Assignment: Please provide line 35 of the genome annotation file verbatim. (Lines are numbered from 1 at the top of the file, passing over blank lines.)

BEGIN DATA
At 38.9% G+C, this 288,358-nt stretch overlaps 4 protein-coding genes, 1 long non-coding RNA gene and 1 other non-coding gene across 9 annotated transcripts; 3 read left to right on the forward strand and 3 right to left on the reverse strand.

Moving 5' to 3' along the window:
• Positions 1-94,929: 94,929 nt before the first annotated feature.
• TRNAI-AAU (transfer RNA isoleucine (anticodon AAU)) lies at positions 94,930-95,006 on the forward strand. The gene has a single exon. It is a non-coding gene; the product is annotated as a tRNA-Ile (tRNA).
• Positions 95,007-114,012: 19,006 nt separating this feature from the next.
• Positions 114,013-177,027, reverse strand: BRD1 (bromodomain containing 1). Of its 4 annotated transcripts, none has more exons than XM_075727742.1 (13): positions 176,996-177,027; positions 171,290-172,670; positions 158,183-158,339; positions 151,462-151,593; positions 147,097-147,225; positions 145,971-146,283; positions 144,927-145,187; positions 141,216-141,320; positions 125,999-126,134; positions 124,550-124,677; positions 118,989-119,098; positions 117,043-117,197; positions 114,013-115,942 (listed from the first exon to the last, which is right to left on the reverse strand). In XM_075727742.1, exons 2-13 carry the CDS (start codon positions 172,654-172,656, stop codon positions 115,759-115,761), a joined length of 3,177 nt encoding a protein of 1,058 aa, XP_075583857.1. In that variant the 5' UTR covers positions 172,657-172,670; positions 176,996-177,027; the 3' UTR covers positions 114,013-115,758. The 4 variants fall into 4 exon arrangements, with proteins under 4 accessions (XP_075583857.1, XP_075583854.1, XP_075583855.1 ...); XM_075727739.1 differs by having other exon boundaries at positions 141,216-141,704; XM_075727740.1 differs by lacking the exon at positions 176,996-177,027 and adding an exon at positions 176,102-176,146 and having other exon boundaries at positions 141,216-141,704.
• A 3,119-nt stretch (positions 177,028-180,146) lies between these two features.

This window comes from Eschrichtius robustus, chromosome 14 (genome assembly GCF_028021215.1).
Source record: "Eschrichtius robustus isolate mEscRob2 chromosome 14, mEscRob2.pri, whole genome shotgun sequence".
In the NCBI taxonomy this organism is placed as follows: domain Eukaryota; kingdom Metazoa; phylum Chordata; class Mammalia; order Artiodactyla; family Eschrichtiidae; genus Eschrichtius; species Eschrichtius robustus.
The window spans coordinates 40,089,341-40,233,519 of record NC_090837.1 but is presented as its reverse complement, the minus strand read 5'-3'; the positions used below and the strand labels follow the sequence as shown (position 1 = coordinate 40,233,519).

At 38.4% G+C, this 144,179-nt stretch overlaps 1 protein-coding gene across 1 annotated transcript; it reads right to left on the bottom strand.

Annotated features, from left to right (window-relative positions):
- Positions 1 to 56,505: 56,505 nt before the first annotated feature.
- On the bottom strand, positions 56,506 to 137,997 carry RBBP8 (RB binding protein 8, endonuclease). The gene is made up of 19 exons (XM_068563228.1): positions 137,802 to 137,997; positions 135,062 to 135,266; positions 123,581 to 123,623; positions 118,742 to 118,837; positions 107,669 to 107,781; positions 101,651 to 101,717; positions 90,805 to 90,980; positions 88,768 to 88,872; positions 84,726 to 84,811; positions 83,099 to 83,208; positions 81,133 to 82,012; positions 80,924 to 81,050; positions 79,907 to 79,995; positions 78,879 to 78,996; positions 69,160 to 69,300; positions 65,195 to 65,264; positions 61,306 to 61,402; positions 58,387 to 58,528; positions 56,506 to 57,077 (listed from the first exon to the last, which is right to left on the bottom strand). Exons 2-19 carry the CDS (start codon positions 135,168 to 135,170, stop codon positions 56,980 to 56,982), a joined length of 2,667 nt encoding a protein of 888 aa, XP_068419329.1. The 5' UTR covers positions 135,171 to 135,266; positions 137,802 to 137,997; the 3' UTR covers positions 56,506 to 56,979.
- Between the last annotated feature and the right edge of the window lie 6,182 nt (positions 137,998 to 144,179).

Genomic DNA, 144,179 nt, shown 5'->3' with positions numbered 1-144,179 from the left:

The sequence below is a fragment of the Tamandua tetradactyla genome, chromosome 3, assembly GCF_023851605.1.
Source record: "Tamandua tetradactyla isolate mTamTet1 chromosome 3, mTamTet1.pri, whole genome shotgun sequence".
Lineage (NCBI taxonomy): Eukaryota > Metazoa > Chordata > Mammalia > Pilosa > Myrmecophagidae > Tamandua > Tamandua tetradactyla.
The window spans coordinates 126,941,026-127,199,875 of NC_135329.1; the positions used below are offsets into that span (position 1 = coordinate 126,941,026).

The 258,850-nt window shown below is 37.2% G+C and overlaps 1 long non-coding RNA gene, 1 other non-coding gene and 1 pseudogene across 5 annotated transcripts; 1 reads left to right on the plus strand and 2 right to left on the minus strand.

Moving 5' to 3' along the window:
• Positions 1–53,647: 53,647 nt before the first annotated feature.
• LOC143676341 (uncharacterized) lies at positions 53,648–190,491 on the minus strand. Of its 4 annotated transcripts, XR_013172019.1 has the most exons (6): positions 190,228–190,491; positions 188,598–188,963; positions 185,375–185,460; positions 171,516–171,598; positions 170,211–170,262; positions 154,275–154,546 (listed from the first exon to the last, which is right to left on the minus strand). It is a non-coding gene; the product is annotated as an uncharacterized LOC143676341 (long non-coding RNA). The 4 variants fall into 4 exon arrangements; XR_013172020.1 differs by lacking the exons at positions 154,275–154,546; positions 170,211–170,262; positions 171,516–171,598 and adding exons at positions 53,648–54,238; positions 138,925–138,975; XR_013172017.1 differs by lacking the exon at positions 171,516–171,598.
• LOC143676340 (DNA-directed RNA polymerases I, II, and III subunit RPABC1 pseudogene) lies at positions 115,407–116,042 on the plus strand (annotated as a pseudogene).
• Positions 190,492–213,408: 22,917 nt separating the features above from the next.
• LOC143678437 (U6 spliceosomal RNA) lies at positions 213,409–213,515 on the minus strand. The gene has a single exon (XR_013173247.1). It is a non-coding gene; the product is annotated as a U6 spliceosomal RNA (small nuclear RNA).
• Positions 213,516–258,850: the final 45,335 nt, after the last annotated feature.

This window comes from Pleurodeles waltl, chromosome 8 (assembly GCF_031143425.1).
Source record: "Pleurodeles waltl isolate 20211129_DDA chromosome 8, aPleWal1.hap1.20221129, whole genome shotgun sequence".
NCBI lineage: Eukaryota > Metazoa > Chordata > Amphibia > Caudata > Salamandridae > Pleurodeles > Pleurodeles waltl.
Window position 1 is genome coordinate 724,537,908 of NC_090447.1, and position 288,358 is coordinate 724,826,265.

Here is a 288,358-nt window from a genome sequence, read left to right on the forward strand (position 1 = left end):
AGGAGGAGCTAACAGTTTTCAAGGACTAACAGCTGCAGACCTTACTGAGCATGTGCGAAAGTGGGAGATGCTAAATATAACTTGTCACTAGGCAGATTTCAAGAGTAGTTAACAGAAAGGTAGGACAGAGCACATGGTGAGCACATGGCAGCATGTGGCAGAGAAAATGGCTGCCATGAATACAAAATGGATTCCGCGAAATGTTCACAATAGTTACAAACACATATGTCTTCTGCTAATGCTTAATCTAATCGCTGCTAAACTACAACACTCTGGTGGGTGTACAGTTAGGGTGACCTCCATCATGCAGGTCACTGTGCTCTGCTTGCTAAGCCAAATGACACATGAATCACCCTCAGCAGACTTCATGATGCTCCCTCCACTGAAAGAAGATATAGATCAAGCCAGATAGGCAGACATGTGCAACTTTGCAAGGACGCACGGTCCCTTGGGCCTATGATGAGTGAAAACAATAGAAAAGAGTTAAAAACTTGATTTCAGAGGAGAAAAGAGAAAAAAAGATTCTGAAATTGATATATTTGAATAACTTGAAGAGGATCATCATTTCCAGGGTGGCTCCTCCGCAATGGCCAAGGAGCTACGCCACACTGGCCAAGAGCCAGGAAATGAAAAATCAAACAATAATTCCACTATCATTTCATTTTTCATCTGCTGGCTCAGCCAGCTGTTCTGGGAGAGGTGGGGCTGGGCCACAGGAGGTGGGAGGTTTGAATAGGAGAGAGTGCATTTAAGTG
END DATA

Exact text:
AGGAGGAGCTAACAGTTTTCAAGGACTAACAGCTGCAGACCTTACTGAGCATGTGCGAAAGTGGGAGATGCTAAATATAACTTGTCACTAGGCAGATTTCAAGAGTAGTTAACAGAAAGGTAGGACAGAGCACATGGTGAGCACATGGCAGCATGTGGCAGAGAAAATGGCTGCCATGAATACAAAATGGATTCCGCGAAATGTTCACAATAGTTACAAACACATATGTCTTCTGCTAATGCTTAATCTAATCGCTGCTAAACTACAACACTCTGGTGGGTGTACAGTTAGGGTGACCTCCATCATGCAGGTCACTGTGCTCTGCTTGCTAAGCCAAATGACACATGAATCACCCTCAGCAGACTTCATGATGCTCCCTCCACTGAAAGAAGATATAGATCAAGCCAGATAGGCAGACATGTGCAACTTTGCAAGGACGCACGGTCCCTTGGGCCTATGATGAGTGAAAACAATAGAAAAGAGTTAAAAACTTGATTTCAGAGGAGAAAAGAGAAAAAAAGATTCTGAAATTGATATATTTGAATAACTTGAAGAGGATCATCATTTCCAGGGTGGCTCCTCCGCAATGGCCAAGGAGCTACGCCACACTGGCCAAGAGCCAGGAAATGAAAAATCAAACAATAATTCCACTATCATTTCATTTTTCATCTGCTGGCTCAGCCAGCTGTTCTGGGAGAGGTGGGGCTGGGCCACAGGAGGTGGGAGGTTTGAATAGGAGAGAGTGCATTTAAGTG